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Hyperion Records

LSO0578 - Beethoven: Symphony No 7
Photography by John Ross.
LSO0578
Recording details: November 2005
Barbican, London, United Kingdom
Produced by James Mallinson
Engineered by Jonathan Stokes & Neil Hutchinson
Release date: April 2006
Total duration: 74 minutes 33 seconds

'Surging rhythms that explore every conceivable movement are very much a feature of Bernard Haitink's fine new recording ... the LSO Live CD is even more compelling with the inclusion of the Triple Concerto, in a performance of chamber music lightness ... under Haitink's vigorous baton this Cinderella work sems even more underrated. Seventy-five minutes of exceptional music' (The Mail on Sunday)

'A blazing performance of the Seventh Symphony that reaches a superbly disciplined and frenzied conclusion' (BBC Music Magazine)
PERFORMANCE
RECORDING

'He is a different, energised man, caught up in the thrill of the moment, on the podium—and it is our good fortune that these marvellous concerts will have an extended life on disc' (The Sunday Times)

'Bernard Haitink delivers a splendid interpretation of Beethoven's Seventh: taut, exciting, always musical, and in no way inhibited ... Haitink's concern for clean rhythmic articulation really pays off ... the result is truly of the highest possible standard' (ClassicsToday.com)

Symphony No 7
Allegretto  [7'41]
Allegro con brio  [8'30]
Allegro  [17'39]
Largo  [5'01]
Rondo alla Polacca  [13'13]

Beethoven was rarely explicit about any meaning behind his works. However it is impossible to listen to his Symphony No 7 without being captivated by a sense of euphoria, tainted only by what is possibly the most profound slow movement he was to write. Where the symphony is bold in its exuberance, the Triple Concerto is playful, providing its soloists with a glorious opportunity to flaunt their skills.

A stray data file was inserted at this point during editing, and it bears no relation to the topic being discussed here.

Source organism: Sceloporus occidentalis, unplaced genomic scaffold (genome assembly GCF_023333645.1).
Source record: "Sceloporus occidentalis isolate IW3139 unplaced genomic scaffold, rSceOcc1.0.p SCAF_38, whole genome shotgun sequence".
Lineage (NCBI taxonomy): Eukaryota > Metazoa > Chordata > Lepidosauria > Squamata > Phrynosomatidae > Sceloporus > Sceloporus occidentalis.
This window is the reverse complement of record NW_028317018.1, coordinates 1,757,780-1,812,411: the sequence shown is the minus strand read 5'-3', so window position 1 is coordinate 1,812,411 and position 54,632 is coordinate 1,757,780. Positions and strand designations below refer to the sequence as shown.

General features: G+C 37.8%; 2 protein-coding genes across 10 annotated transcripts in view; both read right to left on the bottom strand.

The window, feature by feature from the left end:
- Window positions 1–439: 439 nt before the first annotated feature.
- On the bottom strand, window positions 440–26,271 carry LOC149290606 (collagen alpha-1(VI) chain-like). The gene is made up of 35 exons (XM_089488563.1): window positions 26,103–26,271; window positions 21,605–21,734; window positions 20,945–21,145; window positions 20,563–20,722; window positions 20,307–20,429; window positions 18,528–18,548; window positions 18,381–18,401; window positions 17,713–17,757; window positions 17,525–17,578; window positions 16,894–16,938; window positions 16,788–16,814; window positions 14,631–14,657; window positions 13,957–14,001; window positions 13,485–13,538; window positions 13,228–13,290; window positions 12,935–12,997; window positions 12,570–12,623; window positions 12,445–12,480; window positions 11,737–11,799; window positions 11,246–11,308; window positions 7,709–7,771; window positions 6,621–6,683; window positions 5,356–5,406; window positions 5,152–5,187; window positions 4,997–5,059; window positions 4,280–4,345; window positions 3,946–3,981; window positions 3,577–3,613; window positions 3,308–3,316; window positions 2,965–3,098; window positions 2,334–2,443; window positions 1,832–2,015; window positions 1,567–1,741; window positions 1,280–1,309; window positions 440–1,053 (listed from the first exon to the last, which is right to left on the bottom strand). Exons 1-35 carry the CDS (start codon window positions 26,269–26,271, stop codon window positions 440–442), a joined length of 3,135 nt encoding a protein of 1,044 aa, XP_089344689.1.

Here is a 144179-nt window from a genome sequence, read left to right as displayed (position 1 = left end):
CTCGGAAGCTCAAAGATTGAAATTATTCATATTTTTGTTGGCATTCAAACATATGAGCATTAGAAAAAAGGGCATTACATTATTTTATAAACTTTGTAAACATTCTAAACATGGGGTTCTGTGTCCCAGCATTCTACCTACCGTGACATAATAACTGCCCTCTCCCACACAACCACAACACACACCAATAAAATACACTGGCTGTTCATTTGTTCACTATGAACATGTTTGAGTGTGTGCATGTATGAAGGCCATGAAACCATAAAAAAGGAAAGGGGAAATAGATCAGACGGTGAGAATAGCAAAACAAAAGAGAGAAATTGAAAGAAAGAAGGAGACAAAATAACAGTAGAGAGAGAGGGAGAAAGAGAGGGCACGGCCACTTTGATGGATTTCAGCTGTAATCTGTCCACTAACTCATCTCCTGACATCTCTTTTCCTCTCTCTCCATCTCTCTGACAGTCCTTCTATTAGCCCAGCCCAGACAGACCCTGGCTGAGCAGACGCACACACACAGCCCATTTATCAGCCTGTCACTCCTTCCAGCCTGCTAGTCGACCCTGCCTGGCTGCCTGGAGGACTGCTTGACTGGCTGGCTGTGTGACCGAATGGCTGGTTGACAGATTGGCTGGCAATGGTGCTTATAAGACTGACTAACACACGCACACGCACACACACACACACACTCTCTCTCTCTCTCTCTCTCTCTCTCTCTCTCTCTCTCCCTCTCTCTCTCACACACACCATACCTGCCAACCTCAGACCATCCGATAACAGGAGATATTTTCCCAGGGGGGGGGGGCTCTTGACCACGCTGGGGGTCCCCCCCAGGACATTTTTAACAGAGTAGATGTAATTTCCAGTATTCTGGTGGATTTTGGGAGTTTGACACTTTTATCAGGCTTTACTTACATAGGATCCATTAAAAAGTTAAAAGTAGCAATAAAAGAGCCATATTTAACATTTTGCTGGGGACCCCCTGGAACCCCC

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Introduction  EnglishFrançaisDeutsch
The movement titles and specific birdcalls of the ‘Pastoral’ Symphony are about as explicit as Beethoven got when it came to noting down ‘meanings’ for his major works. The man who first realised the symphony’s universal expressive potentialities in the ‘Eroica’, and for whom extra-musical inspirations formed an important part of his creative thinking, was usually happy to let his music do the talking – ‘the listener should be able to discover the situations himself’, he wrote on sketches for the ‘Pastoral’. And while few could deny that the ‘Eroica’ seems to embody a sense of rebirth, or that the Fifth marks out some kind of journey from darkness to light, the composer left no actual clues that he thought of them thus. It is the music which communicates these things so strongly that we feel we understand them.

Compared to the above symphonies, the Seventh is a little harder to pin down. The rhythms which dominate each one of its movements have given rise to one oft-quoted appraisal: Wagner’s description of it as ‘the apotheosis of the dance’. But could that not equally well be said of a Bach Suite? And by the time it has ended, has the Seventh Symphony not expressed a purer and freer form of euphoria than might primarily be associated with dancing? The modern Beethoven scholar David Wyn Jones has suggested that in this work Beethoven set himself the challenge of moulding a ‘continuous, cumulative celebration of joy’, and this seems a more accurate assessment than Wagner’s. Yet even then, how exactly does the melancholy second movement fit in?